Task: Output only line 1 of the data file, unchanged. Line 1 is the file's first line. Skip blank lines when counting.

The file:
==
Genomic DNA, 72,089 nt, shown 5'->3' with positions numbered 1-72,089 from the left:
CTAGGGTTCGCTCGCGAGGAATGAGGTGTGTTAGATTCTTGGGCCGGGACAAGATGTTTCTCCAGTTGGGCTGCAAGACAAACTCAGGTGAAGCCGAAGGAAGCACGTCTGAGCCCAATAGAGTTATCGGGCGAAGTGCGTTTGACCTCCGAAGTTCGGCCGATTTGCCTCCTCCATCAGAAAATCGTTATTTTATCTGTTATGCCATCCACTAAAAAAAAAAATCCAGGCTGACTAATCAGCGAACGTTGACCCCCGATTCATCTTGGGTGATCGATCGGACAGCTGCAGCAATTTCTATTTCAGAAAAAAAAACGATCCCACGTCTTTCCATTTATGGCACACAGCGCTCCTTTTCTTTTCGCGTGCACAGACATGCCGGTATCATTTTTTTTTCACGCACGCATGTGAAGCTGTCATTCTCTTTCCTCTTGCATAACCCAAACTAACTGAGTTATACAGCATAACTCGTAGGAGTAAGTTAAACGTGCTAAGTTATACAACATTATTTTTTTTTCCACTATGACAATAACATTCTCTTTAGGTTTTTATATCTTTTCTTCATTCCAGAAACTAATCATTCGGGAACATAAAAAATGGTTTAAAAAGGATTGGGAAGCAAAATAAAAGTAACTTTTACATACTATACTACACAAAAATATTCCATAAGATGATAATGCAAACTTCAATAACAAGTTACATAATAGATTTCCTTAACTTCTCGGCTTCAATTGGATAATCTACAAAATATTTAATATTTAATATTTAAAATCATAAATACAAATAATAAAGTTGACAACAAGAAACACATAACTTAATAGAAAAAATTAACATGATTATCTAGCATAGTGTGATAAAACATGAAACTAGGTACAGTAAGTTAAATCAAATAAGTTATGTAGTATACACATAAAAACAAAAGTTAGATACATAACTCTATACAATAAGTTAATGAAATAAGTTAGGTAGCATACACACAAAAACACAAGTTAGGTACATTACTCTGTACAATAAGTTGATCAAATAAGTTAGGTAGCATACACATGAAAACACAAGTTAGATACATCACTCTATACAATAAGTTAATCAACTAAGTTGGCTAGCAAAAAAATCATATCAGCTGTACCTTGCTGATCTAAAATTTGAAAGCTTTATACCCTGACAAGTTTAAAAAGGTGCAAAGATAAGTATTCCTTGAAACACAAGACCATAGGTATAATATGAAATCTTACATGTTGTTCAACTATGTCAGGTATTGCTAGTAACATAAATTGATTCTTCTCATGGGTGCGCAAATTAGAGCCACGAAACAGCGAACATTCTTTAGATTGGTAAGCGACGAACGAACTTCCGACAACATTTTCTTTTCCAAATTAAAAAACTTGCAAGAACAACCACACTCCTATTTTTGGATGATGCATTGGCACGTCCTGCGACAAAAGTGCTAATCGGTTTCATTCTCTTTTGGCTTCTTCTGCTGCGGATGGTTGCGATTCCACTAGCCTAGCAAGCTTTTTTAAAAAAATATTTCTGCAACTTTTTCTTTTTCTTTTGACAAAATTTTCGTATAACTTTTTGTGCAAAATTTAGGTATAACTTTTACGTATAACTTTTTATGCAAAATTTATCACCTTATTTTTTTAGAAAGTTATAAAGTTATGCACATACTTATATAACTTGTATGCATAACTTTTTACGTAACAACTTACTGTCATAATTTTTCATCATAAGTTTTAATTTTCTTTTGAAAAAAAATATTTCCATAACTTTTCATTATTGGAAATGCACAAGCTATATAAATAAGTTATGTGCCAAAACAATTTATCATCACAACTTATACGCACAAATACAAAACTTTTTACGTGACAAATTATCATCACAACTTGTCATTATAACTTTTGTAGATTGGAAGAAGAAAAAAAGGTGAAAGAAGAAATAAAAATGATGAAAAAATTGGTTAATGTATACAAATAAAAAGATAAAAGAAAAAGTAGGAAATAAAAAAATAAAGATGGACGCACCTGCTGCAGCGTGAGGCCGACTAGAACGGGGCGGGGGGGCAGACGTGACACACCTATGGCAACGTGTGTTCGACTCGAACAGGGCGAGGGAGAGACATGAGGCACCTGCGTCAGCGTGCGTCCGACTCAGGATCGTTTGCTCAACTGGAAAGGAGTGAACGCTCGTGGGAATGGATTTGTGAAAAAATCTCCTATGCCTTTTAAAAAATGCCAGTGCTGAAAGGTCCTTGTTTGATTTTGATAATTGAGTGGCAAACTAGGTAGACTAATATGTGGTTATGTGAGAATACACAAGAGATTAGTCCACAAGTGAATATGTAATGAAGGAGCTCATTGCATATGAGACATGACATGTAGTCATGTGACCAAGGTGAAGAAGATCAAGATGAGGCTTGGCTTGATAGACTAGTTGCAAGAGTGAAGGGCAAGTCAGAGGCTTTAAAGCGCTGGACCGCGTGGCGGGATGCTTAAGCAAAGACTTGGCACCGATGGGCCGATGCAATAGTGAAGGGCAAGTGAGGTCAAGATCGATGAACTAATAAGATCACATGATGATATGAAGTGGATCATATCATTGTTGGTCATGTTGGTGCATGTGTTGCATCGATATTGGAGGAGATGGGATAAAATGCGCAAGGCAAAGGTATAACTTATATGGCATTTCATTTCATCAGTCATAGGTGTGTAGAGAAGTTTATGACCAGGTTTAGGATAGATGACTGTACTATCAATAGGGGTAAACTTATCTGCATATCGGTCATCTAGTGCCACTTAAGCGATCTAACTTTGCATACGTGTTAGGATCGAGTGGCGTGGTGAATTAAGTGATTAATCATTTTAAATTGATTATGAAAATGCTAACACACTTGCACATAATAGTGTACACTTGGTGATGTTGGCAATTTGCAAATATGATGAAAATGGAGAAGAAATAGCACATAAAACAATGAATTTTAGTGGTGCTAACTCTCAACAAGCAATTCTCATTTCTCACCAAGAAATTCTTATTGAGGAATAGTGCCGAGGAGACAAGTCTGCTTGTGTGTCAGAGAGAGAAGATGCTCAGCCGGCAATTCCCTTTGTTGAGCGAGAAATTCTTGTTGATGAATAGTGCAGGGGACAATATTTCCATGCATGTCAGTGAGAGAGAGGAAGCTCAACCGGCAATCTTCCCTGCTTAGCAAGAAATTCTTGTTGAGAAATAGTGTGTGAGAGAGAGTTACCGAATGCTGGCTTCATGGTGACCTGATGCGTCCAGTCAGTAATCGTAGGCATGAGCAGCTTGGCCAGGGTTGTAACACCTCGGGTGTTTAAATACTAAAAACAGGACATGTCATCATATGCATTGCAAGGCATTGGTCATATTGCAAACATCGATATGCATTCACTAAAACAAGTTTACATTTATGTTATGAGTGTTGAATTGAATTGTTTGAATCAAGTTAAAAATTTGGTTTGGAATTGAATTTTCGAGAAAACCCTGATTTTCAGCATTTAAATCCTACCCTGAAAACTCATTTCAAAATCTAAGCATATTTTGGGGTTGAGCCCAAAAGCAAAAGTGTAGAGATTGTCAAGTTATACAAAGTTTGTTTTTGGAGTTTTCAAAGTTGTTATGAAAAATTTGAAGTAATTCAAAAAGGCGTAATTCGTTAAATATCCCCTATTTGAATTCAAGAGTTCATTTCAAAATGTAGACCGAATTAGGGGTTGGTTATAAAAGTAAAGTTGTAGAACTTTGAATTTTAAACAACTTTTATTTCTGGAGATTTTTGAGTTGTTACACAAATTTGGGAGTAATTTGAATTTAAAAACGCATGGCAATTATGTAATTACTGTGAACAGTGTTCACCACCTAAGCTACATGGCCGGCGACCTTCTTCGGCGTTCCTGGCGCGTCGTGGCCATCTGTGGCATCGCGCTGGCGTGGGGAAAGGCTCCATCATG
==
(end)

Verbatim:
Genomic DNA, 72,089 nt, shown 5'->3' with positions numbered 1-72,089 from the left: